So, in short, yes. There is a movement towards the international sector, there are increased opportunities within the international sector for teachers as British international education is an export growing at an exponential rate alongside increasing disenchantment in some areas of the profession within the UK.  But is this the end of the story? Will the engaged, dynamic teacher buying resources in Morrisons at 8.30pm on a Monday evening disappear into the brain drain abyss of international education?

Put simply, no. From the most extensive report to date on the global movement of British teachers (thank you COBIS), of those 15,000 leaving every year, 3,900 will return to the UK within 3-4 years and 10,650 will return within 10 years.  And what happens to them professionally whilst they are engaged in teaching and learning internationally?  Well, they continue to improve their practice, they deepen their knowledge and expertise and, most importantly, 53% report a renewed enthusiasm for teaching!

Why do I think this is important?  Well, out of the 15,000 leaving the UK each year for international school teaching, 47%, (that’s 7,050 teachers), chose to leave because of dissatisfaction with the home education system.  In fact, 32% of the 15,000 were considering leaving the profession altogether before taking the global education leap.  Not only are the ‘leaving’ teachers improving their practice but they are also reinvigorating their approach to teaching and learning and, most importantly, are likely to return to the UK.

Maybe British international education is not the brain-drain originally thought but a brain-boost; it is statistically an awesome recruitment and retention strategy in the long term!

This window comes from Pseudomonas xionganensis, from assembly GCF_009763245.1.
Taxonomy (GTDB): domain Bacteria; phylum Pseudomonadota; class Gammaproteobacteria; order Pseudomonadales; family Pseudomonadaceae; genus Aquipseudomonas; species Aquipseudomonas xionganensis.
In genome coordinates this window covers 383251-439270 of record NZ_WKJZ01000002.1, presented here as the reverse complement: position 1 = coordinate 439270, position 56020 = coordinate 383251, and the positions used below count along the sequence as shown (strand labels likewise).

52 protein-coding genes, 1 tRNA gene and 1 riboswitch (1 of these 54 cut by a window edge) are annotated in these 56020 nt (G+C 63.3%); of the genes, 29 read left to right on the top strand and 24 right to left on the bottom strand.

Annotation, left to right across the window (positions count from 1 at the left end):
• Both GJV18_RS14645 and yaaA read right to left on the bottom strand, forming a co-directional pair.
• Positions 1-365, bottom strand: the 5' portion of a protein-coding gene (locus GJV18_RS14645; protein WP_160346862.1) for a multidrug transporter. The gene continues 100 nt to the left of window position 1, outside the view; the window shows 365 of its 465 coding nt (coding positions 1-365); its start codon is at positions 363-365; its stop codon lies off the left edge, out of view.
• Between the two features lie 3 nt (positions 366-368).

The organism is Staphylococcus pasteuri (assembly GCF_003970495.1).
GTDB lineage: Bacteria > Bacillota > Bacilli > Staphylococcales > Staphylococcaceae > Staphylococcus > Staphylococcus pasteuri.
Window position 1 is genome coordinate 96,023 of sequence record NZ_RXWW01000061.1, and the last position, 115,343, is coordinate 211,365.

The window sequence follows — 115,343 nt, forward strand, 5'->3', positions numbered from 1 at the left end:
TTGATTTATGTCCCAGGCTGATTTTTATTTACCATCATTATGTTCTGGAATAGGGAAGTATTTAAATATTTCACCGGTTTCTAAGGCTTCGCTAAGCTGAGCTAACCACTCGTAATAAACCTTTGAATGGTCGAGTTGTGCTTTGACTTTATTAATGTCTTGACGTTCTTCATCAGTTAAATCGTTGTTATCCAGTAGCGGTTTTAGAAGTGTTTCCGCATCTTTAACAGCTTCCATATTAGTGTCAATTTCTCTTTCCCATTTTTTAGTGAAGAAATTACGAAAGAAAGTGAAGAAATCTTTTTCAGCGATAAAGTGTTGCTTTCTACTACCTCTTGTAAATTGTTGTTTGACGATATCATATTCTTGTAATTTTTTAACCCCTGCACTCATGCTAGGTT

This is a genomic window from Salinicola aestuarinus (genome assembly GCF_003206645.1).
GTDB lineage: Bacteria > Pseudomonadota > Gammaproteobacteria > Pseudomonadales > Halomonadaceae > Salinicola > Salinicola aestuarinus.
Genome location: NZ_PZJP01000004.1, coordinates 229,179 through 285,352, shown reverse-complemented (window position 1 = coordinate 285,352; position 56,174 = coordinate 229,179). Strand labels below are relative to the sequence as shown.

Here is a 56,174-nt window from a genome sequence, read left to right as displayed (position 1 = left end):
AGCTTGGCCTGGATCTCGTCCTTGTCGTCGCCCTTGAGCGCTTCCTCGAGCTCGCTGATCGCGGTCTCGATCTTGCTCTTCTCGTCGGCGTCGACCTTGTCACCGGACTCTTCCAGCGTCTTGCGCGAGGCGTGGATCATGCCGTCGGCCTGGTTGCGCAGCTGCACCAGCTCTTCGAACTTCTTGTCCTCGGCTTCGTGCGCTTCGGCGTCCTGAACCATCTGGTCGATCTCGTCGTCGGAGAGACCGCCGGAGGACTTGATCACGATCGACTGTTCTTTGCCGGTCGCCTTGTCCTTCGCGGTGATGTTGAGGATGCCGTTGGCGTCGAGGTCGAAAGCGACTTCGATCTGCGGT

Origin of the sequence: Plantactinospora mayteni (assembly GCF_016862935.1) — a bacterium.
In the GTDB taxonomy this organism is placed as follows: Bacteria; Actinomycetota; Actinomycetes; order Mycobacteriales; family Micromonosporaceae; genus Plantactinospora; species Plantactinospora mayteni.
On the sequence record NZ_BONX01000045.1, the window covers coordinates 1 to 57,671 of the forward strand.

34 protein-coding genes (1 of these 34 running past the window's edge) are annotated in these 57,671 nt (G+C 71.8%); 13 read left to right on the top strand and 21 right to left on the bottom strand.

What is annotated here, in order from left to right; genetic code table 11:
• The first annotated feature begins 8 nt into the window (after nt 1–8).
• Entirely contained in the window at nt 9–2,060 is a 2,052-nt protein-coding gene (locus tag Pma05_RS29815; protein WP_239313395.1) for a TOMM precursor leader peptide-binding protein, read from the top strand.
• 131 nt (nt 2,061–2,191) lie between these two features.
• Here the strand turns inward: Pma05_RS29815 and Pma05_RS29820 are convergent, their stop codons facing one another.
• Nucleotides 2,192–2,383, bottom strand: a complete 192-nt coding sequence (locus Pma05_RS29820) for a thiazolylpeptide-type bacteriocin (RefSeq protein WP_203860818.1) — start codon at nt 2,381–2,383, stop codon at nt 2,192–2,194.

And yet, scary headlines and fear mongering continue, and no one is addressing this global issue with a global response.  We need, not a short-term sticky-plaster protectionist view that tries to stem the growing tide of teachers haemorrhaging the UK but, a long-term enlightened view that actively encourages teachers to embrace the opportunities around the world.  We need ways of encouraging this exploration and depth of practice, just like colleagues in Singapore and Shanghai are encouraged to do so by their ministries of education.

Let’s remove the arbitrary boundaries of place and space and put in place strong enticements to support teachers exploring practice internationally alongside equally strong enticements to keep them in the British education system.  The DfE are beginning to lift restrictions that can act as a barrier to return with the authorisation to deliver the National Professional Qualifications internationally.  Now let’s go a step further, let’s embed teacher training through to QTS and the NQT induction programme in excellent BSO schools, let’s create links for the NPQ programme globally where programmes can be completed and contrasting placements can happen throughout the world.  Let’s boldly bring the outside in.

Let’s drive a global profession for British qualified teachers, with global reach, expertise and experience for the benefit of children throughout the world and our children in the UK.  Let’s take our most significant UK export and use it to feed, retain and maintain the profession. Let’s see these opportunities as a brain-boost, a recruitment, development and retention strategy, and actively nurture the profession for now and future generations.